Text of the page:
Moderate physical activity lowers dementia risk and improves outcomes in dementia patients: we frequently hear this from docs. Regular physical activity slows down dementia, but so does mental activity. Challenging the brain improves cognitive function by creating new connections between nerve cells, which helps the brain store and remember information.

So why not combine the best of both worlds? These activities help challenge the body and mind, making the most of a dementia diagnosis.


This ancient art creates body and mind balance. Building coordination helps prevent head injuries that result from falls. As we age, our risk for these injuries increases, which can, in turn, increase risks for dementia. Regular yoga practice increases flexibility and range of motion, helping with everyday activities that dementia makes more difficult. Trying out advanced poses too quickly can cause harm, so never get into positions that cause pain; only practice with a trained instructor.

Meditation, a huge part of yoga, increases gray matter and can prevent Alzheimer's, a leading cause of dementia. Bodies remember what muscles do, so yogis may find themselves transitioning into a pose before the yoga instructor even says its name.


Like yoga, the Pilates Method builds balance; with a heavy emphasis on core strength, it also improves posture and increases body awareness. The little movements in Pilates require strict attention to how the body moves. Pilates' focus on breathing reduces stress levels. Since Pilates classes are more energetic, with instructors often helping students with their form, this exercise offers social interaction.


Not only does swimming tone muscles and build cardiovascular performance, it's also energy efficient. When completely submerged up to the neck, the body is only bearing 10 percent of its weight. Swimming is also gentle on the joints for people who are overweight or suffering from arthritis. Being in water may help reignite memories of swimming, thereby working out the full body as well as recall abilities.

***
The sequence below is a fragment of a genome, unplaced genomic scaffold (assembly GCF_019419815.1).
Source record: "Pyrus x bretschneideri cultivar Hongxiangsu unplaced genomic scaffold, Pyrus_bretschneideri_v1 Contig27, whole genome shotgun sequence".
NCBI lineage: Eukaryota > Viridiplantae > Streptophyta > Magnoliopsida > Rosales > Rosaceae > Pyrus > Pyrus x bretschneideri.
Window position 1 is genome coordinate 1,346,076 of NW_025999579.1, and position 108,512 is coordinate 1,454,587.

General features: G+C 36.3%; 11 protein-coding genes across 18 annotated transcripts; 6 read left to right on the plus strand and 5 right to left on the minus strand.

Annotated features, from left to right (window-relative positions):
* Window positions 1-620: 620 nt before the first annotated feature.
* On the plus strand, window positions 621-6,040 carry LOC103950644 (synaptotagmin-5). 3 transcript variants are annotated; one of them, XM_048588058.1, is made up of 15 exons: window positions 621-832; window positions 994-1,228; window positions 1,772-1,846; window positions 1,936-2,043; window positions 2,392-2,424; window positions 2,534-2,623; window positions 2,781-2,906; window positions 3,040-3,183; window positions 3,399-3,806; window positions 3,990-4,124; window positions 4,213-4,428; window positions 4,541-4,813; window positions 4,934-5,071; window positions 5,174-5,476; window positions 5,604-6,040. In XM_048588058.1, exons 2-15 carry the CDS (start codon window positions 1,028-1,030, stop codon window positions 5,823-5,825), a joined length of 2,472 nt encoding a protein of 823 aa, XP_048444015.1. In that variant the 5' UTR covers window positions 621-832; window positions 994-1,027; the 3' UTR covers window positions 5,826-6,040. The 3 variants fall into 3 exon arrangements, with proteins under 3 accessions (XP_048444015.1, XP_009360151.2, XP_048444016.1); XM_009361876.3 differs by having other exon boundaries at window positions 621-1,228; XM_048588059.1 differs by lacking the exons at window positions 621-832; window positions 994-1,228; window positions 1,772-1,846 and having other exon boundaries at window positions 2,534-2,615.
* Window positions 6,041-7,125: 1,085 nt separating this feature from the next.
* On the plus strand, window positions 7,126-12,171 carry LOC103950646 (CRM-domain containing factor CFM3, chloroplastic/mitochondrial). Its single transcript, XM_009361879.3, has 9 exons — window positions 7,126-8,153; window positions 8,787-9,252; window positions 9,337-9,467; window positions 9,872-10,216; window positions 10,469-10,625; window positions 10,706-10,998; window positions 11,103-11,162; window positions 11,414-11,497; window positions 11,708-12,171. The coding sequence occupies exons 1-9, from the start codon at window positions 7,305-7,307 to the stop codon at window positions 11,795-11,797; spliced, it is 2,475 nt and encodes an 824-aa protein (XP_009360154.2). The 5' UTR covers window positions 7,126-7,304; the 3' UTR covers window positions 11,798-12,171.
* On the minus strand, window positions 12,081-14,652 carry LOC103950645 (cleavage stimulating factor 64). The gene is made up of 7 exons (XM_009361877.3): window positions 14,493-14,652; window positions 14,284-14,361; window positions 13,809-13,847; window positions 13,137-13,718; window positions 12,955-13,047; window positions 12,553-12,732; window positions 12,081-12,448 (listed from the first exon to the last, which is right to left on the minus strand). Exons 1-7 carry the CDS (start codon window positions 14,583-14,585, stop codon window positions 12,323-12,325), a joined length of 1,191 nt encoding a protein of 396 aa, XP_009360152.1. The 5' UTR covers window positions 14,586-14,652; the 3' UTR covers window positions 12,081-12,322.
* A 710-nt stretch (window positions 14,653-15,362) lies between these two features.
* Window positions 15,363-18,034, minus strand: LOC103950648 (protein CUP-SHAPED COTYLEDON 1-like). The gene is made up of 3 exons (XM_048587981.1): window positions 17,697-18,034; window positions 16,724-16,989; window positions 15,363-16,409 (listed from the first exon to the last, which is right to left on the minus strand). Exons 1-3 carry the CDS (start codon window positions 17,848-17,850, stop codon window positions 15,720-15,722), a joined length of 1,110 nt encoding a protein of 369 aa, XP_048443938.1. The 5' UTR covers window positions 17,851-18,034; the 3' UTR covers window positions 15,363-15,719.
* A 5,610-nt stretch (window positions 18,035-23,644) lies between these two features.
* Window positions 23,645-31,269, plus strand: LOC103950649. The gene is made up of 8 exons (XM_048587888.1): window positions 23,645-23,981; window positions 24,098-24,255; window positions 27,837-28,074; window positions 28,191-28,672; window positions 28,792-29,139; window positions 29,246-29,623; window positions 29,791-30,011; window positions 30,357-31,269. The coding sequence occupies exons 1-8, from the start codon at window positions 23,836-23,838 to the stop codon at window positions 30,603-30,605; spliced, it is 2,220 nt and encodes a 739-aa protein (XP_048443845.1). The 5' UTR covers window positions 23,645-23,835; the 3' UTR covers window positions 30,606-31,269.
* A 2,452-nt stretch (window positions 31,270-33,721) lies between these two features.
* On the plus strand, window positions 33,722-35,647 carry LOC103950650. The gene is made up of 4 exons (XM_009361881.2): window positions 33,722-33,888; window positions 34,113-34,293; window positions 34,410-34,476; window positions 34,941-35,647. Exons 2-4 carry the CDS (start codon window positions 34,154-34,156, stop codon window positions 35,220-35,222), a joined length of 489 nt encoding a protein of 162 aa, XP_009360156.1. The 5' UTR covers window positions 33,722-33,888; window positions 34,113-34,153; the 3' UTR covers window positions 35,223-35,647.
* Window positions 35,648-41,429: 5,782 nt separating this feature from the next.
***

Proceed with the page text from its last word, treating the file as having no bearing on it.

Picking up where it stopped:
Water aerobics

If swimming laps is a challenge, try water aerobics. These classes offer many of the benefits of solo swimming, but add a social component. Interacting with the instructor and other students can help with judgment and social behavior.


Structured dances require mental discipline and the ability to recall steps and movement. In order to complete a dance, dancers have to remember how to transition from one step to the next. Not only does this get the body moving, but dance is also self-expression. Cutting a rug is so fun that it doesn't feel like a workout. Ballroom dancing, salsa, ballet, tango — pick one and hit the dance floor.


Hitting the pavement increases cardiovascular endurance and improves sleep, especially helpful to the many people with dementia who have trouble falling asleep and staying asleep. This heart-pumping activity staves off depression by releasing feel-good endorphins. Since running blasts calories, it increases hunger. People with dementia often forget to eat, or forget how to eat. Running can promote a healthy, hearty appetite.


If walking is more your pace, try incorporating strolls into daily activities. Completing errands on foot will increase a patient's mental map of the area while providing a great workout that's easier on the joints. Whether walking or running, dementia patients should always go out with someone, in case they forget where they are or where they live. Together, walking buddies can plot out a sightseeing route in the city, or take meditative, mindful hike on a nature path, a la Henry David Thoreau.